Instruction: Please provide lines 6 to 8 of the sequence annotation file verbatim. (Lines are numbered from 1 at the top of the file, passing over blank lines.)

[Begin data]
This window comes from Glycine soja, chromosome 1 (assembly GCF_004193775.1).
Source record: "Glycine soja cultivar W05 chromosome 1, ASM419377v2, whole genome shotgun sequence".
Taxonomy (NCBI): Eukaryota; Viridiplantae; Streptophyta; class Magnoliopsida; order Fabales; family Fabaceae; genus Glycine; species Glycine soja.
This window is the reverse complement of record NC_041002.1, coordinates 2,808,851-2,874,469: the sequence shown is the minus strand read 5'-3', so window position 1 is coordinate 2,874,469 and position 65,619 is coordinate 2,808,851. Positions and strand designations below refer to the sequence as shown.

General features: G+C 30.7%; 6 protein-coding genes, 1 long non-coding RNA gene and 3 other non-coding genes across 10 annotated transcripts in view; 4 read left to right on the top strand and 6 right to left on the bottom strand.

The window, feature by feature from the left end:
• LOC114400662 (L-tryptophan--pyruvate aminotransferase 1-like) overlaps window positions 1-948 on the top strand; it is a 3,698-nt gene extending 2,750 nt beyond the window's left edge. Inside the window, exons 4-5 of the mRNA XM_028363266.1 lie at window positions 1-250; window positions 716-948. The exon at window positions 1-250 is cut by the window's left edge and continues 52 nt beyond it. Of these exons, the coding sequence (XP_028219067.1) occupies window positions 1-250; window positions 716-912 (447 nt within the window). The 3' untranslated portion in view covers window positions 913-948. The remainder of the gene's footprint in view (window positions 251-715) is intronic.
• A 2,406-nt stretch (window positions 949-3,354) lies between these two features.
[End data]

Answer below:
The window, feature by feature from the left end:
• LOC114400662 (L-tryptophan--pyruvate aminotransferase 1-like) overlaps window positions 1-948 on the top strand; it is a 3,698-nt gene extending 2,750 nt beyond the window's left edge. Inside the window, exons 4-5 of the mRNA XM_028363266.1 lie at window positions 1-250; window positions 716-948. The exon at window positions 1-250 is cut by the window's left edge and continues 52 nt beyond it. Of these exons, the coding sequence (XP_028219067.1) occupies window positions 1-250; window positions 716-912 (447 nt within the window). The 3' untranslated portion in view covers window positions 913-948. The remainder of the gene's footprint in view (window positions 251-715) is intronic.
• A 2,406-nt stretch (window positions 949-3,354) lies between these two features.